7 Tips for Creating a More Gender-Inclusive Classroom

Our society’s view of gender identity is rapidly evolving, and for many teachers, dealing with issues related to gender is new territory.

7 Tips for Creating a Gender-Inclusive Classroom

One of the most important things we do as teachers is make sure that every single child in our class feels safe—physically and emotionally. This includes students who may be struggling with their gender identity.

And yet, without even realizing it, we may unintentionally be putting kids into categories and boxes that they’re not comfortable with and doing harm with expectations that we don’t even know we have.

As teachers, it is important to think about the ways we communicate with our students about gender so that every student has the space they need to fit in.

Here are seven tips that can help get you started in creating a more gender-inclusive classroom.

1. Start the conversation.

Veteran teacher Batya Greenwald approached the issue of gender openly with her kindergartners. One day at circle, she asked her students a few simple questions about what it means to be a boy or a girl. She recorded their conversations on chart paper and was surprised that, at the tender age of 5 years old, her kids already had some pretty strong preconceived notions about gender roles—for example, girls wear pink, boys wear blue; girls play with tea sets, boys build with blocks, etc.

2. Don’t just correct stereotyped beliefs—challenge them.


“It’s so important,” she says, “to not only correct these stereotypical notions, but to challenge them.” For example, if a student says a boy can’t wear a pink shirt, don’t just say, “Of course boys can wear pink.” Ask them why they think that—“who made that rule?” If you have older kids and you hear one say “that’s so gay.” Don’t just say “we don’t use that word.” Ask them “What does that mean? How do you think that might make someone feel?”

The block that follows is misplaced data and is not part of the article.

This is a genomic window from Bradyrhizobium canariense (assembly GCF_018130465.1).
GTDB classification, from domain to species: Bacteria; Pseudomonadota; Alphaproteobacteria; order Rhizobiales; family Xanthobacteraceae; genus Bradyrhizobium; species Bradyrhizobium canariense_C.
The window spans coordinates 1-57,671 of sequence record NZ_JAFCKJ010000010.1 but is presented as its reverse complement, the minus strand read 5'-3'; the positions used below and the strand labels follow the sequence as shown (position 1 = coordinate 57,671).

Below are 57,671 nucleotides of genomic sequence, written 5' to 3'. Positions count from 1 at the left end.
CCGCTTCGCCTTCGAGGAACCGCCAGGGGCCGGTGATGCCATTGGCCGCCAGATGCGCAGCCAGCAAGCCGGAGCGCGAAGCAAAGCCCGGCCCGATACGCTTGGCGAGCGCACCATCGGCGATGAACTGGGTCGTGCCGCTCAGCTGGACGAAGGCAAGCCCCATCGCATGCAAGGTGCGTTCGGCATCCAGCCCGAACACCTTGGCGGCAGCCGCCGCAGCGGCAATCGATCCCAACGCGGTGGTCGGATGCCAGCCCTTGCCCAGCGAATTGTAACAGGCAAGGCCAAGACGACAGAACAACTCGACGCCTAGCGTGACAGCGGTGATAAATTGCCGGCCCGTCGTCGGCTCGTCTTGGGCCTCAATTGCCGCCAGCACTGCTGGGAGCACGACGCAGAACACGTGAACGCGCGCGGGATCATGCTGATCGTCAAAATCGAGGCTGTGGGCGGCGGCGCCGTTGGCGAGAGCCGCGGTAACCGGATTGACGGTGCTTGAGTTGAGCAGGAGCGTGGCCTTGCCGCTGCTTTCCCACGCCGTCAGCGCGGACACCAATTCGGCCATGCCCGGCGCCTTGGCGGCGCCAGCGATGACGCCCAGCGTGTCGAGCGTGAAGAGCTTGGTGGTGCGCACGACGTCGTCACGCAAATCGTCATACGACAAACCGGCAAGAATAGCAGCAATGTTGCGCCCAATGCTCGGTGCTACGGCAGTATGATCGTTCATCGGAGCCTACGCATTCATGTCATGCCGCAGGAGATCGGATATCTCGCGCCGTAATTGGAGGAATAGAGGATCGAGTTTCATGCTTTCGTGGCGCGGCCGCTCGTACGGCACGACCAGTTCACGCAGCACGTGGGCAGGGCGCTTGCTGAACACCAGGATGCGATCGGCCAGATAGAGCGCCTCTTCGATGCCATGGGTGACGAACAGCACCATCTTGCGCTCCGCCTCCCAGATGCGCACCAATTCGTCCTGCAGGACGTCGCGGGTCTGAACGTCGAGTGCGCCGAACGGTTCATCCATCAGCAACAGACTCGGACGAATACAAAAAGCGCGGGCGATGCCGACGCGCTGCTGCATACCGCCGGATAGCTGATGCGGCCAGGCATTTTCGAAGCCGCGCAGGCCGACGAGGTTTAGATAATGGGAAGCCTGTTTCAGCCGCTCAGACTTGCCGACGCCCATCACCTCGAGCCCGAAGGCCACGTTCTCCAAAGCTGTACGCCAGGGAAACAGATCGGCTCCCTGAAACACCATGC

We need to give students the chance to think through why they hold certain beliefs and encourage them to question their thinking. The earlier we expose kids to these issues, the easier it is to address prejudice before it becomes entrenched.

3. Watch your language.

Avoid gender-specific language when speaking to your class. Be aware that sometimes we use boy-girl language where some kids can’t find a place for themselves. Instead of calling your students to attention with “boys and girls …” get their attention in different ways. For instance, when calling them to line up, choose something that has nothing to do with gender such as, “If you’re wearing green, you may line up.” Or “If your birthday is in June, you may line up.” Refer to them as a collective as in “children,” or “kindergartners.”

4. Avoid labels.

For instance, why do you need a girls’ bathroom pass and a boys’ bathroom pass? There can just be a bathroom pass. Period. Any basket, container or folder that is unnecessarily labeled boy or girl can be eliminated.

5. Read good books.

There are some wonderful books that have gender-inclusive themes to share with your class.

Here are three to check out: Jacob’s New Dress by Sarah Hoffman and Ian Hoffman, The Boy With Pink Hair by Perez Hilton, and I Am Jazz by Jessica Herthel and Jazz Jennings.

6. Let kids play with trying on different identities.

For younger kids, have a dress-up station that has a wide variety of fabulous accessories, from dresses and scarves and jewelry to superhero capes, hard hats and sports jerseys. Give children the option to try out whatever costume they feel like without gender limitations.

7. Make sure toys and activities are open to everyone.

Stock your classroom with a variety of toys and activities that are available to all children. Ensure boys and girls are free to explore with blocks, stuffed animals, art supplies, sports equipment, superhero figures, tea sets, cars, dolls, etc. Mix up the choices regularly, adding in a wide variety so that kids have the opportunity to explore.

For more inspiration, check out Batya’s YouTube video, What Kindergarteners Taught Me About Gender.